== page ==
Farewell To A Cognitive Personage : Dr Suman Dhaka
The life of a student is the reflection of his education. Teachers help instil knowledge in us, ranging from complex mathematical equations to the intricacies of behavioural and cognitive sciences. We seldom find a teacher in our life who is highly dedicated to their subject of interest and even motivates students to do the same.
Dr Suman Dhaka, Assistant Professor, Department of Humanities and Social Sciences, is one of the beloved and popular professors among NIT Rourkela populace due to her unique teaching style, which makes the elective courses ‘super-interesting’. She has also significantly contributed to Monday Morning being the Person-In-Charge (PIC) for around one and a half years.
As she plans on bidding farewell to the institute to continue her venture further at IIT Jodhpur, team Monday Morning caught up with her for an interview, regarding her overall experience at NIT Rourkela and aspirations. Here is the excerpt:
Monday Morning (MM): You have worked at NIT Rourkela for over 2 years now. How did NIT Rourkela happen to you, and how has your experience here been?
Dr Suman Dhaka (SD): I joined NIT Rourkela in March 2018. I had never heard of Rourkela before joining here and had never thought that I would come so far from my hometown to do a job. I appreciate this decision of starting my teaching career from NIT Rourkela.
Talking about the experience, walking down the memory lane, I would be short of words to express my journey at NIT Rourkela. The attachment with the institute is such that I am emotional and heartbroken to leave. Since, in my professional career NIT, Rourkela is the first thing that happened to me, it will always have a special place in my life. Besides that, to narrate my experience here, I still remember the first day when I was completely lost. I had no idea how I was going to settle over here and everything was so haphazard. I am grateful to NIT Rourkela's fraternity, who helped me accommodate with the new surroundings.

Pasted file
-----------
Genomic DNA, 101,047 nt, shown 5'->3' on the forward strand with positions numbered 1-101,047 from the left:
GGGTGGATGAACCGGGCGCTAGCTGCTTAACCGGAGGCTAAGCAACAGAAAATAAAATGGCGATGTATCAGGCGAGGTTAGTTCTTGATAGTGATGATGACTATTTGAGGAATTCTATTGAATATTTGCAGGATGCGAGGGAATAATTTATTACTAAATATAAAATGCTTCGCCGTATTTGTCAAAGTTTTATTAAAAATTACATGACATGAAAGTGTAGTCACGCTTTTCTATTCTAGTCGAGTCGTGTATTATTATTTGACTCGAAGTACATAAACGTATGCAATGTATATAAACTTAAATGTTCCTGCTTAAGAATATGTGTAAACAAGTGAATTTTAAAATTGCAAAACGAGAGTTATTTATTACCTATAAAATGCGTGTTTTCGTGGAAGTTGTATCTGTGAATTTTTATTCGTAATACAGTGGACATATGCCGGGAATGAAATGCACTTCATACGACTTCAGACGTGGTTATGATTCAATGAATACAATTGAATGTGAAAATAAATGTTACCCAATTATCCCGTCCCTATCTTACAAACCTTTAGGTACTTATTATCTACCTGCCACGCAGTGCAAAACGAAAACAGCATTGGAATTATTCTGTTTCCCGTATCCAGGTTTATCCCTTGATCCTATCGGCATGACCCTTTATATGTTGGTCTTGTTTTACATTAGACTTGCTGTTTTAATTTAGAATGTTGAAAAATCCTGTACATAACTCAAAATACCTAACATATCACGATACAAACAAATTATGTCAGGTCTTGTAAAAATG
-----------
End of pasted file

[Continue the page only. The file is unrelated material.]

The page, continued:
I got my teaching assignment and course allotment in July 2018. When the first time I entered the class, looking at the enthusiasm of the students for psychology and then in the next semester for cognitive science, it led me to indulge in the environment. Frankly speaking, it has been such a good experience that I didn't even realize when the 3 years passed by.
MM: You started your teaching career at NIT Rourkela. What inspired you to take teaching as a profession?
SD: Two people in my life have inspired me to become a teacher. First is my father. He was a teacher in a high school where he studied and eventually became the principal. I grew up in his influence and admired him for the kind of personality he had- very subtle, disciplined, charming and always had a different perspective for life. I remember how he used to go to teach with such enthusiasm and positive vibes which made me realize that this was the profession that I wanted to pursue.